Highlights of some of our favorite tax-related blogs from the past week.

Mold and maggots

  • Mauled Again: Any entry containing “Otto von Bismarck” always gets our attention (in this case, the John Godfrey Saxe quote often misattributed to the famous German leader and battleship: “Laws, like sausages, cease to inspire respect in proportion as we know how they are made.”). Of course this kind of follow-up sentence is also a grabber: “Then understanding how tax law is made resembles learning how much mold, maggots and rodent filth enters into the nation’s food supply.”
  • Procedurally Taxing: Guest blogger Rachel Partain looks at how the IRS may soon curtail informal refund claims for LB&I taxpayers who are under exam, as noted in IRS Draft Pub. 5125.
  • Don’t Mess With Taxes: You can lose e-mails and delay seasons galore and still the taxpaying public will begrudge you slightly higher marks in a recent Gallup poll.

On the case

  • TaxProf Blog: Can the big boss ax a tax court judge? Blogger Paul Caron examines how the taxpayers in Kuretski v. Commissioner recently filed in the U.S. Supreme Court to argue that the president’s authority (under 26 U.S.C. §  7443(f)) to remove Tax Court judges violates the Constitution’s separation of powers.
  • Rubin on Tax: A recent case that tried to unravel the puzzle of whether the value of a 100% interest in a disregarded entity equals the net value of the assets of the disregarded entity for charitable deduction purposes.
  • Tax Litigation Survey: Long v. Commissioner, and the 11th Circuit’s critical distinction in the application of the substitute for ordinary income doctrine.
  • Due Diligence: In this week’s roundup: “FBAR Reporting and Accounting Malpractice”; “Will The Cayman Islands Honor FATCA?”; “Private Security Companies and Whistleblowers”; “Injustice Anywhere Is a Threat to Justice Everywhere”; “Big Whistleblower Award in Celeb Doctor Case”; “Deported Pakistani Linked to Medicaid Fraud”; “Corporate Shame – Bylaws Seek to Silence Whistleblowers”; and “‘Helping Homeowners?’ NO!”

Best-laid plans

  • Musings of a Burbank CPA: “3 Smart Year-End Moves for Retirement Savers of All Ages,” via the recent article in Money and with the caveat that most of these moves are sensible in any year.
  • Philadelphia Estate and Tax Attorney blog: More year-end tax-planning tips, including COLA amounts and expired breaks.
  • Roth & Co.: “If we could first know where we are, and whither we are tending, we could better judge what to do, and how to do it.” From Lincoln’s “House Divided” speech – and these days a dandy philosophy for year-end tax planning. Pretty good advice from a prez who never even got one income tax refund.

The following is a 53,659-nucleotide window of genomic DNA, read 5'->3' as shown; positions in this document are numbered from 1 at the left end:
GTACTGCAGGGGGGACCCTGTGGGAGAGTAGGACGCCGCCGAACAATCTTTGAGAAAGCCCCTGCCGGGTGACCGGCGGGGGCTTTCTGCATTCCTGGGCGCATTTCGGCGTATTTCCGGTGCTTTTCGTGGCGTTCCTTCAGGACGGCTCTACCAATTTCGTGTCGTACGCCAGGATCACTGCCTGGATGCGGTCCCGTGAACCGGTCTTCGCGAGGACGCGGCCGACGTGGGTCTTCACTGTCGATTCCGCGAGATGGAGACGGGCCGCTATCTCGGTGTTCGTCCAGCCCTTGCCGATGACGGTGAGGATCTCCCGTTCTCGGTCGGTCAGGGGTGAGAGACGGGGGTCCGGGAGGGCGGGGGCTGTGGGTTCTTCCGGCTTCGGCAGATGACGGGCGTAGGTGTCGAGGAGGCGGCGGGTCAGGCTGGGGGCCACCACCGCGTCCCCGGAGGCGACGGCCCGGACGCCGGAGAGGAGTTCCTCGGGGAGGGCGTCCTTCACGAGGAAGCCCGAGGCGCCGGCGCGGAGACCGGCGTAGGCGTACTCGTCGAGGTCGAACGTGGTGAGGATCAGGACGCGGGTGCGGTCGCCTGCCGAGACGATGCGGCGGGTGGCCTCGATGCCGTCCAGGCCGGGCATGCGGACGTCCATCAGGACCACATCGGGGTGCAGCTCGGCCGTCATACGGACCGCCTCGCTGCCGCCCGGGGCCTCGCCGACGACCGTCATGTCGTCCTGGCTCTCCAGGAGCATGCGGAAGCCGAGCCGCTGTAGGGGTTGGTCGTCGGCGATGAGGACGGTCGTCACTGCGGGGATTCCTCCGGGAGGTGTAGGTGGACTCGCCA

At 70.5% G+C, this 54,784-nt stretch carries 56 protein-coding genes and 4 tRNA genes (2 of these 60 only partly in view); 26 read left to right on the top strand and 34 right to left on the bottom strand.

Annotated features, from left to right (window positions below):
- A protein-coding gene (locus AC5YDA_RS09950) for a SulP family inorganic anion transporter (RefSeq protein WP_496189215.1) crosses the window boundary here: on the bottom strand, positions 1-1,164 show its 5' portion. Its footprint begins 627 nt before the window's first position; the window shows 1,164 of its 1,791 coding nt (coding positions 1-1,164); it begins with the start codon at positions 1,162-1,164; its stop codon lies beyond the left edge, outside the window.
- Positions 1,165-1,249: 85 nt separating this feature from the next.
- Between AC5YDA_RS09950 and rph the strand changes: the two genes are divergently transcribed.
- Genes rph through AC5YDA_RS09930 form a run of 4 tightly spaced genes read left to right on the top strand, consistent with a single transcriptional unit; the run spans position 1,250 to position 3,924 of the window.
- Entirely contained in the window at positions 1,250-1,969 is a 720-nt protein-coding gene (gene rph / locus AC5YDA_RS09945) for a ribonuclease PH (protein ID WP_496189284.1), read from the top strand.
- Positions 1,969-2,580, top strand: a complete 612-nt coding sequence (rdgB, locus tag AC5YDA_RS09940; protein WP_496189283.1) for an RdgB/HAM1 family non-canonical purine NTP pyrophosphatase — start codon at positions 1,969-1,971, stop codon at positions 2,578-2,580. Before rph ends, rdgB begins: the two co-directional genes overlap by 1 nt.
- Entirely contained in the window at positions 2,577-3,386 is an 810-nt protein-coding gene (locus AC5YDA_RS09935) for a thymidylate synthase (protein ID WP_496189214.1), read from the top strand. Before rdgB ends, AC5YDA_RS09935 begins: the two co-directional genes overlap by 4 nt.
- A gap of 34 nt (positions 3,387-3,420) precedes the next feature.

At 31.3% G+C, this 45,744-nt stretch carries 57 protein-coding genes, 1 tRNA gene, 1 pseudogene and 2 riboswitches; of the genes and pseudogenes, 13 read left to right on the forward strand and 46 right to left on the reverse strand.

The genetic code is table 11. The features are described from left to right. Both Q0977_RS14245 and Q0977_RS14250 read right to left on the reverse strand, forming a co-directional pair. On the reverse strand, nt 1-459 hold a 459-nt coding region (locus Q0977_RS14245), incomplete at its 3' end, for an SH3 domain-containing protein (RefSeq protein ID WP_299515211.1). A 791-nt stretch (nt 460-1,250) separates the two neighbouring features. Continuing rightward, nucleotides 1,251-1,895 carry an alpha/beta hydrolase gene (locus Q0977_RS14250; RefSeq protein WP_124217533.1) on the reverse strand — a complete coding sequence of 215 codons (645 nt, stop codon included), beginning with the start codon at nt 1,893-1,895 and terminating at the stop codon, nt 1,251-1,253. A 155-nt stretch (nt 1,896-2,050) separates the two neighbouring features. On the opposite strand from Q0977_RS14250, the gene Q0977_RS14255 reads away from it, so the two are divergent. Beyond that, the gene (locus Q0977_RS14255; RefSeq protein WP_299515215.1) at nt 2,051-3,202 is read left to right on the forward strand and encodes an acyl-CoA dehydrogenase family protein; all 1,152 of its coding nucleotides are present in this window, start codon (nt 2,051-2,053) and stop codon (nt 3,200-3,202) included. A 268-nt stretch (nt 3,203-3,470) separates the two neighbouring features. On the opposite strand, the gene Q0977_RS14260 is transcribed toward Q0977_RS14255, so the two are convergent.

• Tax Break: The TurboTax blog: New series on the blog addresses a tax question a month. First up: differences between standard and itemized deductions. Likely not a subject where you need review, but a glimpse at what many of your clients might see as the distinction.

Start your engines

  • Solutions for CPA Firm Leaders: Busy season used to be sacrosanct in terms of CPAs jumping ship from an accounting firm. “Those days are gone,” notes blogger Rita Keller. “People now move on when the opportunity presents itself or when they are simply fed up with their current firm’s leadership.” How to see that empty desk coming and maybe even keep it filled.
  • Thegleimblog: This week’s new blogger, Katherine K., gives a candidate’s-eye view of the middle of studying for the EA exam.

Extended discussion

  • Tax Vox: Where she stops, nobody knows. How everything about tax reform and extenders seems at once old and new. Also, “Are U.S. corporations really overtaxed?” and “Cheap oil could come at a high price for some states.”
  • The Wandering Tax Pro: How “the idiots in Congress” keep extending any conclusion on extenders. “The result will be a delay in ability of the IRS to process 2014 tax returns – which, thanks to Congress, has now become the norm and not the exception.”

Hard times

  • Tax Girl: How former rocker Scott Stapp of Creed claims – in a 15-minute Facebook video, no less – that an IRS goof put him on the street. Ya got mud on ya face, ya big disgrace.
  • Tax Policy: A look at a recent Wall Street Journal piece that expressed puzzlement at the cold-molasses pace of U.S. productivity in the last three years – and the obvious, even glaring, reasons for all who care to look.
  • The Tax Times: This follow-up to a recent entry on escalating U.S. expatriation looks at what happens to Social Security benefits for those who take up housekeeping overseas.
  • Taxing Subjects: The worst kind of shutdown: “Due to sequestration, refund payments issued to certain small tax-exempt employers claiming the refundable portion of the Small Business Health Care Tax Credit under Internal Revenue Code Section 45R, are subject to sequestration.” Suppose our grandchildren will also have to know how to spell this long new word beginning with an S?

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